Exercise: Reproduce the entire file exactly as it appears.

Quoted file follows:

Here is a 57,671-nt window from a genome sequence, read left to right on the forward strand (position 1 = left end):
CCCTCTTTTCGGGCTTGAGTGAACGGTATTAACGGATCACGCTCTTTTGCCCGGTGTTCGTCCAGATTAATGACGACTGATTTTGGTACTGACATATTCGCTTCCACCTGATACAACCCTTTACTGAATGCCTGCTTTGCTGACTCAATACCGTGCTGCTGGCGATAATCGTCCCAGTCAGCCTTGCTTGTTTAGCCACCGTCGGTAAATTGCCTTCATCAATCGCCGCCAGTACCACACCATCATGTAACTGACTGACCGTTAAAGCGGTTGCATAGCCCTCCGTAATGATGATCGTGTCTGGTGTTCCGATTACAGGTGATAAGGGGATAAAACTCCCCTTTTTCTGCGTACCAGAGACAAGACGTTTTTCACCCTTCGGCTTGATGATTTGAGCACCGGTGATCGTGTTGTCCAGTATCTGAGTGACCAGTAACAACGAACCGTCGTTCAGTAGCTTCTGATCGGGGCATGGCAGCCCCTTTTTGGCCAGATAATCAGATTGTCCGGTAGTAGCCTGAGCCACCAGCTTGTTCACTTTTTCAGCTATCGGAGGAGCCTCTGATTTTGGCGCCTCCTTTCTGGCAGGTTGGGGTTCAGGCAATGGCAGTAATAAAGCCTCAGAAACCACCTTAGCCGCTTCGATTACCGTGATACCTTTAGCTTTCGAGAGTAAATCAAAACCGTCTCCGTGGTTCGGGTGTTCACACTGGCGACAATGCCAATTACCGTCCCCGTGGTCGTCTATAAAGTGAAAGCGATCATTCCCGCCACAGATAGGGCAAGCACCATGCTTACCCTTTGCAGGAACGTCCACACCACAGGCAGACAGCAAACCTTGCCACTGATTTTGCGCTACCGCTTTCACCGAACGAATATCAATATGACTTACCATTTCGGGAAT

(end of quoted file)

Here is a 57,671-nt window from a genome sequence, read left to right on the forward strand (position 1 = left end):
CCCTCTTTTCGGGCTTGAGTGAACGGTATTAACGGATCACGCTCTTTTGCCCGGTGTTCGTCCAGATTAATGACGACTGATTTTGGTACTGACATATTCGCTTCCACCTGATACAACCCTTTACTGAATGCCTGCTTTGCTGACTCAATACCGTGCTGCTGGCGATAATCGTCCCAGTCAGCCTTGCTTGTTTAGCCACCGTCGGTAAATTGCCTTCATCAATCGCCGCCAGTACCACACCATCATGTAACTGACTGACCGTTAAAGCGGTTGCATAGCCCTCCGTAATGATGATCGTGTCTGGTGTTCCGATTACAGGTGATAAGGGGATAAAACTCCCCTTTTTCTGCGTACCAGAGACAAGACGTTTTTCACCCTTCGGCTTGATGATTTGAGCACCGGTGATCGTGTTGTCCAGTATCTGAGTGACCAGTAACAACGAACCGTCGTTCAGTAGCTTCTGATCGGGGCATGGCAGCCCCTTTTTGGCCAGATAATCAGATTGTCCGGTAGTAGCCTGAGCCACCAGCTTGTTCACTTTTTCAGCTATCGGAGGAGCCTCTGATTTTGGCGCCTCCTTTCTGGCAGGTTGGGGTTCAGGCAATGGCAGTAATAAAGCCTCAGAAACCACCTTAGCCGCTTCGATTACCGTGATACCTTTAGCTTTCGAGAGTAAATCAAAACCGTCTCCGTGGTTCGGGTGTTCACACTGGCGACAATGCCAATTACCGTCCCCGTGGTCGTCTATAAAGTGAAAGCGATCATTCCCGCCACAGATAGGGCAAGCACCATGCTTACCCTTTGCAGGAACGTCCACACCACAGGCAGACAGCAAACCTTGCCACTGATTTTGCGCTACCGCTTTCACCGAACGAATATCAATATGACTTACCATTTCGGGAAT